Linky Friedman

Digby discusses how much fundamentalist Muslim violence is fueled by US aggression. That this is not the same as saying it’s all our fault, but our tactics overseas (supporting tyrants, supporting terrorists when it suits us, blowing innocent bystanders up with drone strikes, locking people up without trial) probably have as much or more to do with violence than any innate psychopathology in the Islamic faith. And I do think Digby’s spot on when she says that part of the difference between Christianity and Islam is that American Christians haven’t had to fight this desperately in a long time.
•At least one American company has committed to better treatment for Bangladeshi garment workers. And JC Penny says it will require tougher inspections of the buildings.
•Activists are pushing for a bill that would keep medical debts from staying on your credit report once they’re paid off.
•The idea that women and children get saved first in shipwrecks is often invoked as proof of male dominance or why women were better off in the Good Old Days. Only it turns out men do better than women, adults do better than kids, and the crew do better than passengers.
It’s also worth noting, as many feminists did after the Titanic, that being willing to let women reach the lifeboats first didn’t stop men from treating them like shit the rest of the time (sweatshop labor, for instance).
•CS Lewis on why theocracy is the worst sort of government: “If we must have a tyrant a robber barron is far better than an inquisitor. The baron’s cruelty may sometimes sleep, his cupidity at some point may be sated; and since he dimly knows he is doing wrong he may possibly repent. But the inquisitor who mistakes his own cruelty and lust of power and fear for the voice of Heaven will torment us infinitely more because he torments us with the approval of his own conscience and his better impulses appear to him as temptations.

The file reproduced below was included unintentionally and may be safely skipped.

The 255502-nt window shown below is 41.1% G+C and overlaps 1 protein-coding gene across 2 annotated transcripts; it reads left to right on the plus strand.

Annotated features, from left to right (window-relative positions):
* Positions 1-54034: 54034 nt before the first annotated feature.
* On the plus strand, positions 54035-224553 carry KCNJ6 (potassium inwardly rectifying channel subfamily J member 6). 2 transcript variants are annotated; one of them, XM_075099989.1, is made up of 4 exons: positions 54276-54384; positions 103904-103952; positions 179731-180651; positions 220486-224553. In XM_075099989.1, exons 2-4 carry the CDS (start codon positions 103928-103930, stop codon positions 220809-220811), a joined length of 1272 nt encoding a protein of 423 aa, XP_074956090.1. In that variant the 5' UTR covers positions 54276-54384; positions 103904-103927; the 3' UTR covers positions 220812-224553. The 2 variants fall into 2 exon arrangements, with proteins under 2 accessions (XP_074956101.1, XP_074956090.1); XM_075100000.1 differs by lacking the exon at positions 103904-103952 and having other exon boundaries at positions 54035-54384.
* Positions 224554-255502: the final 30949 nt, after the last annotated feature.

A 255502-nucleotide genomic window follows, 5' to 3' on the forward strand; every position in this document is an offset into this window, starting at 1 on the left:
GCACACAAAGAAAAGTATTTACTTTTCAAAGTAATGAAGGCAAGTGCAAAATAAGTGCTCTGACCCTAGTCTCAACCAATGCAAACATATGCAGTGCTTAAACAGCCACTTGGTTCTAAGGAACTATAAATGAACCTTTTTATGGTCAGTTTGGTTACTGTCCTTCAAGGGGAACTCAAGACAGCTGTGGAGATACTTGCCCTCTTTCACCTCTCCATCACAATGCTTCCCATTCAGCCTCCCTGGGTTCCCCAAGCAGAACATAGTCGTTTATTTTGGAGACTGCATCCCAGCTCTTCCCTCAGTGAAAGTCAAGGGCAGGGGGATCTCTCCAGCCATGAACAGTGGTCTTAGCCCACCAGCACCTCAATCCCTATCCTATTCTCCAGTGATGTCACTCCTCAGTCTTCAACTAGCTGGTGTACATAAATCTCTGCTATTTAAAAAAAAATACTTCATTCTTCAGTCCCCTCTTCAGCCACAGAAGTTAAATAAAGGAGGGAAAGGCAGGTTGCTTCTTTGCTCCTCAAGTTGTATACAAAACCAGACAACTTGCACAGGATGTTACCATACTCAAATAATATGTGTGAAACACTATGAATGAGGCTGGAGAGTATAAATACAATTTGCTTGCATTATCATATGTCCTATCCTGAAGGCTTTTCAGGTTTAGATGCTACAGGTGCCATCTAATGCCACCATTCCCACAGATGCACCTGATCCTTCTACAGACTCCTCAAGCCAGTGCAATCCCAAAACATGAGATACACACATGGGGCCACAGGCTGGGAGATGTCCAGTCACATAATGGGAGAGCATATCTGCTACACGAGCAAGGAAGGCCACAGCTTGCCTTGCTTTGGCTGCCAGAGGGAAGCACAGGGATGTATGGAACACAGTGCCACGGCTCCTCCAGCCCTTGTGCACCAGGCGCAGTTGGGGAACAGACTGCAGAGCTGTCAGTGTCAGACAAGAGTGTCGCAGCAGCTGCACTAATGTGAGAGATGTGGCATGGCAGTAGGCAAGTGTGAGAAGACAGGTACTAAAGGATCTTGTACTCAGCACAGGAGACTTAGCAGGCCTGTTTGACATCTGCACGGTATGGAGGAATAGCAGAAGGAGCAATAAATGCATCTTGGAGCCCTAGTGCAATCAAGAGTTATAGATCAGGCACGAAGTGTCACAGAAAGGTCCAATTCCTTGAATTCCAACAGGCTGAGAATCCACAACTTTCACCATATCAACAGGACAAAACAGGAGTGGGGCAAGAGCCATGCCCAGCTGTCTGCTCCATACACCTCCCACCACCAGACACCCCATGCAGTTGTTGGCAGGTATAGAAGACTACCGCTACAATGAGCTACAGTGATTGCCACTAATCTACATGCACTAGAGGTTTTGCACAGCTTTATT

•Does AdBlock let money from advertisers influence which ads get seen?
•SawStop is an invention that turns off table saws if they touch flesh. The table-saw industry doesn’t want to use it.
•Just in case you had any doubts, the war on terror is going on forever.
•The law says payday lenders can’t hit military members with usurious loans. Here’s how the lenders get around that.
•A new computerized rifle rarely misses. Is it too dangerous to sell to the public?
•Here’s a look at how various Internet players protect (or don’t) our privacy. More recently, Apple admitted (which didn’t score well in the survey) it’s received more than 4,000 requests for customer data, but won’t say from whom, or about what, or how many it complied with.
•Stocks are doing fine, so no need to worry about unemployment, right? Digby discusses Washington comments that we’re out of a “crisis” mentality.
•Mahmoud Abbas of the Palestinian Authority insists only one million Jews died in the Holocaust, and that Zionists exploited and encouraged the final solution to advance their own agenda.
•Pundit Michael Kinsley is shocked, simply shocked, that anti-gay speakers who compare gays to pedophiles are criticized and condemned for their views. With gay marriage triumphant, “it’s a moment to be gracious, not vindictive.”
Kinsley argues we’re not at the point where opposing gay marriage is inherently wrong, so we should cut them some slack. This shows, as I’ve mentioned, that for some conservatives and pundits being criticized is the same as being silenced.
Skepchick details the difference between criticizing someone and trying to shut them up quite well. I’ll just add that accusing someone of being the moral equivalent of a pedophile is a pretty in-your-face statement, yet Kinsley seems to feel that’s within the bounds of propriety. So why object only to the blowback and not the original comment?
And let’s not forget, with gay marriage illegal in more than half the states, the glorious victory is still a ways off.

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